6 more Minoan Linear A putative proto-Greek or proto-Mycenaean words: DA-DI. But are they proto-Greek at all? As we forge our way through Prof. John G. Younger’s Reverse Linear A Lexicon, in which he Latinizes the orthography of Minoan Linear A words, we now arrive at Linear A words beginning with the syllabograms DA through to DI. It is absolutely de rigueur to read the Notes in the table above; otherwise, my tentative decipherments of 6 more Minoan words in Linear A as being possibly proto-Greek or proto-Mycenaean will not make any sense at all. The table also draws attention to those words which are of moderate frequency (MF) on Minoan Linear A tablets and fragments, with the far greater proportion of them appearing on mere fragments. I cannot emphasize this point enough. In view of the fact that the vast majority of Minoan Linear A extant remnants are just that, remnants or fragments and nothing more, it is of course next to impossible to verify whether or not the 6 words I have extrapolated (or for that matter any other so-called proto-Greek words) as possibly being proto-Greek or proto-Mycenaean are that at all. Add to this caveat that researchers and linguists specializing in ancient Greek often hypothesize that, and I quote verbatim: It is possible that Greek took over some thousand words and proper names from such a language (or languages), because some of its vocabulary cannot be satisfactorily explained as deriving from the Proto-Greek language (italics mine). Among these pre-Greek substratum words we find Anatolian loanwords such as: dépas ‘cup; pot, vessel’, Mycenaean di-pa, from the Luwian = tipa = sky, bowl or cup, one of the pre-Greek substratum words right in the table above! + eléphas ‘ivory’, from Hittite lahpa; + kýmbachos ‘helmet’, from Hittite kupahi ‘headgear’; + kýmbalon ‘cymbal’, from Hittite huhupal ‘wooden percussion instrument’; + mólybdos ‘lead’, Mycenaean mo-ri-wo-do, from Lydian mariwda(s)k ‘the dark ones’ etc. But there is more, significantly more. Wikipedia, Greek language: has this to say about Greek vocabulary. Vocabulary: Greek is a language distinguished by an extensive vocabulary. Most of the vocabulary of Ancient Greek was inherited, but it includes a number of borrowings from the languages of the populations that inhabited Greece before the arrival of Proto-Greeks. (italics mine)  Words of non-Indo-European origin can be traced into Greek from as early as Mycenaean times; they include a large number of Greek toponyms. Further discussion of a pre-Greek substratum continues here: Where, in addition to the pre-Greek substratum words I have already cited above, we find, and again I quote verbatim: The Pre-Greek substrate consists of the unknown language or languages spoken in prehistoric Greece before the settlement of Proto-Greek speakers in the area (italics mine). It is thought possible that Greek took over some thousand words and proper names from such a language (or languages), because some of its vocabulary cannot be satisfactorily explained as deriving from the Proto-Greek language Possible Pre-Greek loanwords Personal names: Odysseus; Theonyms: Hermes; Maritime vocabulary: thálassa = sea; Words relating to Mediterranean agriculture: elai(w)a = olive & ampelos = vine Building technology: pyrgos = tower; Placenames, especially those terminating in -nth- : Korinthos, Zakynthos & in -ss- : Parnassos & in and -tt- : Hymettus And, to ram my point home, one of the pre-Greek substrata identified is the Minoan language itself. It is on this basis and upon this foundation, among others, that I posit the following hypothesis: Pre-Greek substratum words are both proto-Greek and not, simultaneously! The assumption that certain Minoan words in Linear A appear to be proto-Greek or even proto-Mycenaean (if we wish to stretch the notion one small step further, which I believe is entirely justified) does not in and of itself necessarily imply that some or even quite possibly most of them are de facto actually of proto-Indo-European proto-Greek origin, when quite plainly (so) many of them are not of such origin. In other words, we find ourselves face to face with an apparent contradiction in terms, a dye-in-the-wool linguistic paradox: some, many or even most of the so-called pre- + proto-Greek words we encounter in Minoan Linear A are likely to be proto-Greek, but only insofar as they crop up again and again in later ancient Greek dialects, right on down from the earliest East Greek dialect, Mycenaean, through Arcado-Cypriot on down to Ionic and Attic Greek and beyond, while simultaneously being of non-Indo-european origin, if you can wrap your head around that notion... which I most definitely can. So if anyone dares claim that all of those words in Minoan (of which there seem to be quite a substantial number) are de facto proto-Greek, that person should think again. Think before you leap. It is much too easy for us to jump to spurious conclusions with respect to the supposed proto-Greek origin(s) of many words in Minoan Linear A. To compound the matter further, let us consider the situation from the opposite end of the spectrum. It is widely known, by both intellectual non-linguists, i.e. intelligent native speakers of any given language, and by professional linguists alike, that pretty much every modern language borrows not just thousands, but tens of thousands and even hundreds of thousands of words from prior languages. The one modern language which exemplifies this phenomenon par excellence is non other than English, in which we find hundreds of thousands of loanwords from ancient Greek, Latin and Norman French. Now it goes without saying that all languages, ancient and modern, follow the same pattern of accumulating some and even as many as thousands of loanwords. Ancient Latin did so with ancient Greek. And here lies the rub. So must have Mycenaean Greek with the Minoan language. In Chris Tslentis’ Linear B Lexicon, we find many words which cannot possibly be accounted for as being proto-Greek, but which must be of some other origin. And one of the most likely origins for a relatively large subset of these words is probably the Minoan language itself. Allow me to cite just a few of the more glaring examples: adete = binder Akireu = Achilles Aminiso = Amnisos harbour (Cf. Linear A, Uminaso) Damate = Demeter (Cf. Linear A, Idamate) dipa = cup (Cf. Linear A, depa) erepa = ivory kama = a unit of land kanako = safflower, saffron (Cf. Linear A, kanaka) kidapa = (ash) wood? mare/mari = wool (Cf. Linear A, maru) opa = workshop? serino = celery (Cf. Linear A, sedina) tarasa = sea Now if even most of the so-called Mycenaean Greek terms listed here are actually Minoan, then it is stands to reason that Mycenaean Greek inherited them from the Minoan language itself, and ergo, that they are not necessarily proto-Greek words at all. It is as if we were in a flip-flop. Either way, whether or not any of the words which we have flagged (and shall continue to tag) as possibly being proto-Greek in the Minoan language or the other way around, whether or not certain words in Mycenaean Greek are not proto-Greek at all, and not even of proto-Indo-European origin, we find ourselves floundering in a Saragossa Sea of linguistic incertitude from which we really cannot extricate ourselves. So to all those researchers, past and present, into the Minoan language who make the claim, categorical or not, that much of the vocabulary of the Minoan language is proto-Greek, I say “Beware!” lest you fall into a trap from which you cannot reasonably hope to extricate yourselves.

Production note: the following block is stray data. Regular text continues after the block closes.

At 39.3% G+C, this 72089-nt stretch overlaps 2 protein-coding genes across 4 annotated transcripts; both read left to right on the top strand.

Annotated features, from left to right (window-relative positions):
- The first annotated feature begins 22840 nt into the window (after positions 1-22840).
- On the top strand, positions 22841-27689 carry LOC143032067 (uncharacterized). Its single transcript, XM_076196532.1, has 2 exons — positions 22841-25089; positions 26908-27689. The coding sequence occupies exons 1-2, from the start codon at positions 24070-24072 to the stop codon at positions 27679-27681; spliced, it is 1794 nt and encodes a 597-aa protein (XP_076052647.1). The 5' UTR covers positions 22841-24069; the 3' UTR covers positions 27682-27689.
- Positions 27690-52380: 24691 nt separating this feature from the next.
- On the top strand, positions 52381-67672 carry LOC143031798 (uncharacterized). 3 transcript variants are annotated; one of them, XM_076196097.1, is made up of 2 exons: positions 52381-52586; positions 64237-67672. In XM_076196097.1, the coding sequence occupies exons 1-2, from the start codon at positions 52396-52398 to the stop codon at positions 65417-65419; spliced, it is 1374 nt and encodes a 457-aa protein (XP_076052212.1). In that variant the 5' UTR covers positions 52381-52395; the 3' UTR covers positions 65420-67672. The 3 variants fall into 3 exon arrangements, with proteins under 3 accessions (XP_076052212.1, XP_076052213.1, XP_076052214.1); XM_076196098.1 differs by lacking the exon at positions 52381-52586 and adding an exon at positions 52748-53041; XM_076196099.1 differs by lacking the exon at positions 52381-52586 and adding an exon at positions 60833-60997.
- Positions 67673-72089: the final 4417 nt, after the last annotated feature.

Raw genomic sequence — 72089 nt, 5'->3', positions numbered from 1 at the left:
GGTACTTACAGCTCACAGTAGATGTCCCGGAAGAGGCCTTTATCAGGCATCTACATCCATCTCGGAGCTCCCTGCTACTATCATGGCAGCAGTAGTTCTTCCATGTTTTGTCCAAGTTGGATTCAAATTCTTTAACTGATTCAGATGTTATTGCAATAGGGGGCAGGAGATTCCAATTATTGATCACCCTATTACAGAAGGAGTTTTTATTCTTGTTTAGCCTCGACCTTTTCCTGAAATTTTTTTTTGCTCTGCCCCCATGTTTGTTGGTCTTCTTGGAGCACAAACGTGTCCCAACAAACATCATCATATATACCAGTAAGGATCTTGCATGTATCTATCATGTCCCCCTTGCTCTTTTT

Is it even possible to determine what the word for “fig(s)” is in Minoan Linear A? You may be surprised! Among several other tablets in both Minoan Linear A and Mycenaean Linear B, Linear A tablet HT 88 contains the supersyllabogram NI on the second line: The question is, what is the actual word for “fig(s)” in Minoan Linear A? Apparently, no-one knows. The odd thing about this supersyllabogram NI is that it was taken over lock-stock-and-barrel by the Mycenaeans. We will never know why, but it is clear that they thought it convenient simply to hang onto it. It may very well be that that the Mycenaeans continued to use the Minoan word for “fig” alongside their early Greek suza. If that is the case, it is all the more relevant for us to attempt to reconstruct the Minoan word for “fig”. Whatever the circumstances, we are still left with the perplexing question, what is the word for “fig” in Minoan Linear A anyway? In spite of apparently insurmountable obstacles, it may not be so difficult to reconstruct as we might imagine. If we stop to consider even briefly what the word for “fig” is that I have methodically selected in 13 languages, ancient and modern, belonging to 6 different classes, we discover that all but one of them are either monosyllabic or disyllabic. In one instance only is it trisyllabic, pesnika, in Serbian. This does not come as any surprise to me as a linguist, though it may to the so-called “common person” . Here are the words for “fig” in 16 languages belonging to 6 different languages classes: KEY to language classes: AU = Austronesian/ IN = Indo-European/ LI = language isolate/ NC = Niger-Congo/ SE = Semitic/ UR = Uralic. A language isolate is one which does not belong to any international language class whatsoever, but which stands entirely on its own. AU: Indonesian ara Malay rajah Maori piki IN: French figue German Feige Greek (Mycenaean) suza (Attic) suchon Italian fico Latin ficus Norwegian fiken Portuguese figo Serbian pesnika Spanish higo LI: Basque piku NC: Swahili mtimi (sub-class = Bantu) SE: Maltese tin (the only Semitic language in Latin script) UR: Finnish kuva Under the circumstances, I am given to wonder whether or not the Minoan Linear A word for “fig” is monosyllabic, disyllabic or possibly even trisyllabic. It is clear that it cannot be monosyllabic, because the supersyllabogram for “fig” in both Minoan Linear A and Mycenaean Linear B is NI. And supersyllabograms are always the first syllable only of di- tri- or multi-syllabic words in both of these languages. Given this scenario, is it possible or even feasible to reconstruct the Minoan Linear A for “fig”? Surprisingly enough, the answer is yes. Why so? It just so happens that most Minoan Linear A words which are diminutives are feminine with the ultimate being either pa3 or ra2. Under the circumstances, it only takes one small step to restore the two mostly likely candidates for the Minoan Linear A for “fig”. And these are: It is of course possible to argue that the Minoan word for “fig” is trisyllabic, but this is highly unlikely, since the only trisyllabic word for “fig” in all 13 of the languages cited above is the Serbian, pesnika. Hence, I am reasonably convinced that the Minoan Linear A word for “fig(s)” is either nipa3 (nipai) or nira2 (nirai). Finally, as it is clear that since the word for “fig(s)” does not even remotely correspond to any of the 13 words in 6 language classes, ancient and modern, above, not even Basque, it may very well turn out that, like Basque, the Minoan language is also a language isolate. I should not be the least but surprised if it were. This discussion will be part and parcel in my upcoming article in Vol. 12 (2016) of Archaeology and Science (Belgrade) ISSN 1452-7448, “Pylos tablet Py TA 641-1952 (Ventris), the Rosetta Stone to Minoan Linear A tablet HT 31 (Haghia Triada) vessels and pottery” and a Glossary of 110 words”, the third article in a row I shall have published in this prestigious international annual by the beginning of 2018 at the very latest.